Why the Brazilian elections are important to the planet

The Amazon rainforest has just won a strong friend in Brazil — a move that could prevent hundreds of tons of carbon dioxide from escaping into the atmosphere.

World leaders heralded Luiz Inacio Lula da Silva’s narrow victory over far-right incumbent Jair Bolsonaro in Sunday’s presidential election as a victory for global climate action. Karl Matessen wrote from Politico Europe.

During his campaign, the left-wing candidate, known as Lula, pledged to reduce deforestation in the Amazon rainforest, an important resource for regulating global carbon levels. He also promised to support other international efforts to curb catastrophic climate change.

“Brazil is ready to resume its leadership role in the fight against the climate crisis, protecting all our biomes, especially the Amazon rainforest,” Lula said during his acceptance speech.

The Amazon rainforest is huge, covering more than two million square miles, or more than half the area of ​​the United States. The Amazon, the largest rainforest on Earth, contains a third of all known species of plants, animals, and insects. It is also home to 10 percent of the global biomass, which means that the forest stores massive amounts of carbon dioxide that are released into the atmosphere when trees are cut down.

Lula’s victory over Bolsonaro – who oversaw deforestation record from the Amazon by ranchers and loggers, opposing global efforts to reduce greenhouse gas emissions – comes a week before world leaders meet in Egypt for international talks on climate.

Global leaders from countries such as Germany, Canada, Australia and Spain said they looked forward to working with Lula and welcomed him as a key new ally in the fight for a more ambitious global climate agenda.

This will be Lula’s second visit as President of Brazil. He served from 2003 to 2010 before being sentenced to 12 years in prison for corruption in 2018. Brazil’s Supreme Court overturned the controversial conviction in 2019, and Lula was released after 580 days.

Talking about COP 27: British Prime Minister Rishi Sunak is not the only one pulling out Conference. Swedish climate activist Greta Thunberg said it is skip too About the talks in Egypt because international summits are “mainly used as an opportunity for leaders and people in power to get attention, using different kinds of green washing,” she said.

it is Monday Thanks for tuning in to POLITICO’s power switch. I am your host, Ariana Skible. The Power Switch is brought to you by the journalists behind you E&E News And the Politico Energy. Send your tips, comments and questions to [email protected].

Today in the POLITICO Energy podcast: Gavin Baide explains why lawmakers on both sides of the aisle are concerned about Chinese energy companies that are attracting US natural gas exports.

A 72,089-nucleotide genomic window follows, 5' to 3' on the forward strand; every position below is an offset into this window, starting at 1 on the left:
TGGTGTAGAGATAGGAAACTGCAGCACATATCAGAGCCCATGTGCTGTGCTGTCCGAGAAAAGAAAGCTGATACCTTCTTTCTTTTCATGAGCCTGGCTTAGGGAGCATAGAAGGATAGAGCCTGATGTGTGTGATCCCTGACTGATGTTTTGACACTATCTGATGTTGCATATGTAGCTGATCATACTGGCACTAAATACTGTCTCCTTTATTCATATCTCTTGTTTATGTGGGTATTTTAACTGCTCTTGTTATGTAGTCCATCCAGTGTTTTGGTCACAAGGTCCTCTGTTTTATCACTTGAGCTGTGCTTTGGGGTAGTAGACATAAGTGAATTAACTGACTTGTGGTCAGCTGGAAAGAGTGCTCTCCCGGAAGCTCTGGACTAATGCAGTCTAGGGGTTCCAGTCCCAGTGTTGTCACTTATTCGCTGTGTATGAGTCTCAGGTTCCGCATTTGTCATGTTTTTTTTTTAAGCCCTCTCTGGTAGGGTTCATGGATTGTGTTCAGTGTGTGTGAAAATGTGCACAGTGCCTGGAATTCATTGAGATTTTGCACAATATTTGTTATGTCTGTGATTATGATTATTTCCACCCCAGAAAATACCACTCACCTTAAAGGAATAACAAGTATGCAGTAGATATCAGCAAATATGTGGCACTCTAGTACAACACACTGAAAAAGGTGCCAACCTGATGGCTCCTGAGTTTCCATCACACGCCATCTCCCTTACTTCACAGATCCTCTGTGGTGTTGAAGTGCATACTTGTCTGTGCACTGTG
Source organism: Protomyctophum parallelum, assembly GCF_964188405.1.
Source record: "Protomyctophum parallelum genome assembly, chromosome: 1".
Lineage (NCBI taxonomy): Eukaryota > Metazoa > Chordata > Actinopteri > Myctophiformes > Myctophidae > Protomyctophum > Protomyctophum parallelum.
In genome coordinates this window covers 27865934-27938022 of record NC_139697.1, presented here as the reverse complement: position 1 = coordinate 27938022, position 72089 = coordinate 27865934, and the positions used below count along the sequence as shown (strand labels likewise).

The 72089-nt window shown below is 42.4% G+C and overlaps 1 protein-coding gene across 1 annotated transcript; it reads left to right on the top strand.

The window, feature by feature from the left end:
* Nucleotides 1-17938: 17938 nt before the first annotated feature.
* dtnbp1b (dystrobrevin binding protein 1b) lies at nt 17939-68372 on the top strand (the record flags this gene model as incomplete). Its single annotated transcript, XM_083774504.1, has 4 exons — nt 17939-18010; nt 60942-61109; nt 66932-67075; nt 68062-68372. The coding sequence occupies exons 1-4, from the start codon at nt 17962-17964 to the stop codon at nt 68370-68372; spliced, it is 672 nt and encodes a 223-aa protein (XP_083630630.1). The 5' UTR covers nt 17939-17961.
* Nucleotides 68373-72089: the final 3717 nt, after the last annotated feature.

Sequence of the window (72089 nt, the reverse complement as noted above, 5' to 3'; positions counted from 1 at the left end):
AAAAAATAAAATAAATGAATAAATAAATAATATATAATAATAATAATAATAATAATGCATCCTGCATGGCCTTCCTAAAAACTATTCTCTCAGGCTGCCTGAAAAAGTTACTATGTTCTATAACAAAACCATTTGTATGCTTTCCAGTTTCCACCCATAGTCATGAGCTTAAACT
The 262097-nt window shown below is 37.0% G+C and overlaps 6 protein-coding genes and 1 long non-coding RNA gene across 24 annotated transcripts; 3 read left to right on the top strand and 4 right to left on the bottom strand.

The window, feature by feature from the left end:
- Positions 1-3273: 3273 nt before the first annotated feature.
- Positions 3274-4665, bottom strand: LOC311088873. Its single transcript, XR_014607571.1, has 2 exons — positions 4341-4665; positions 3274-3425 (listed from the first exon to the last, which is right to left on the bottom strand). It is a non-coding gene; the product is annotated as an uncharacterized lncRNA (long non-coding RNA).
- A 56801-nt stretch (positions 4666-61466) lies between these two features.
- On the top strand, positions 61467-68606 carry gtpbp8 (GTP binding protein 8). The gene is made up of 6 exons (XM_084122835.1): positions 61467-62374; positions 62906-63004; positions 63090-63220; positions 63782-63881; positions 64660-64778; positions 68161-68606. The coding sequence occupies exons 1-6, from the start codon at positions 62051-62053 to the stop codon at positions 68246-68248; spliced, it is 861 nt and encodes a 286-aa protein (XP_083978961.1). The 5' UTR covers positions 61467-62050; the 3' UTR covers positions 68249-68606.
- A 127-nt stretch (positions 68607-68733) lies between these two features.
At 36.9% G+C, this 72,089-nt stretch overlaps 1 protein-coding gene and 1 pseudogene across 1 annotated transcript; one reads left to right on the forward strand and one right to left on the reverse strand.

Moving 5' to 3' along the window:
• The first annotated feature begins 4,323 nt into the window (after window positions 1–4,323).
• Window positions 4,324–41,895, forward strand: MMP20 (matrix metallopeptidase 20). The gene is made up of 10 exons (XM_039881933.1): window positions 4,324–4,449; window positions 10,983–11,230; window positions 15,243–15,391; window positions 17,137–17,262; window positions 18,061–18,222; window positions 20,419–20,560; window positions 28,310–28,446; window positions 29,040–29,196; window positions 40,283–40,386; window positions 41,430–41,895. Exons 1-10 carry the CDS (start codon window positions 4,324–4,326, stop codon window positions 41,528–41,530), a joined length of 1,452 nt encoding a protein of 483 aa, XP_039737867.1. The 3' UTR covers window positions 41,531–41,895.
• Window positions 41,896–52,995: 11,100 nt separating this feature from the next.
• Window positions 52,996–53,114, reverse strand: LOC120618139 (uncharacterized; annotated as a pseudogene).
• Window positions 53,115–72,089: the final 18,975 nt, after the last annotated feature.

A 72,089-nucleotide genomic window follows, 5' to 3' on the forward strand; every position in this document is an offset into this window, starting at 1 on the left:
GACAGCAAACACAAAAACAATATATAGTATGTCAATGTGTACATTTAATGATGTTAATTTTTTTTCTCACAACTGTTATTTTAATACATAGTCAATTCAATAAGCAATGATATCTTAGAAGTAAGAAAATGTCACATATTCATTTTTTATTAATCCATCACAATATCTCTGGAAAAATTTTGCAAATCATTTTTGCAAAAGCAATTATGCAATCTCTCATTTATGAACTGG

3 races for conservatives to watch
David Iaconangelo and Miranda Wilson write that Maryland, Massachusetts and Maine have some of the country’s most aggressive clean energy goals and could see political change after next week’s elections.

In recent years, the three countries have set targets for phasing out greenhouse gas emissions by 2050 or earlier, as well as tentative commitments to expand renewable energy deployment by the end of the decade.

The past meets the present
Climate change is pressing one of science’s earliest areas of discovery: archeology, writes Daniel Kosik.

While drought is re-discovering centuries-old artifacts where lakes and rivers became mudflats – from Mesopotamia to the Mississippi – scientists say the effects of climate change are undermining their ability to protect and document important sites before they disappear.

Backlash for the electric vehicle tax credit
Sweden joins France and Germany in expressing their concerns about the new US electric vehicle tax credit for cars made in the US, Camille Giggs wrote.

France and Germany have said the EU cannot remain passive in the face of the new US measures and must respond if incentives remain.

extinction crisis: In Nevada, a tribe and a frog have shut down a renewable power plant.

citiesA large federal grant aims to make Baltimore a laboratory for climate change adaptation and resilience.

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Biden administration Finishing place The first offshore wind farm They may be built in the Gulf of Mexico, after narrowing the potential footprint.

The main players in the left wing of the Democratic Party Prepare to oppose Commerce Secretary Gina Raimondo, a business-friendly rival close to President Joe Biden, if she is nominated for the position of Treasury Secretary.

The largest provider of gas and electricity in New England Ask the White House To take emergency steps to maintain gas supplies as winter approaches.

That’s it for today, folks! Thanks for reading.

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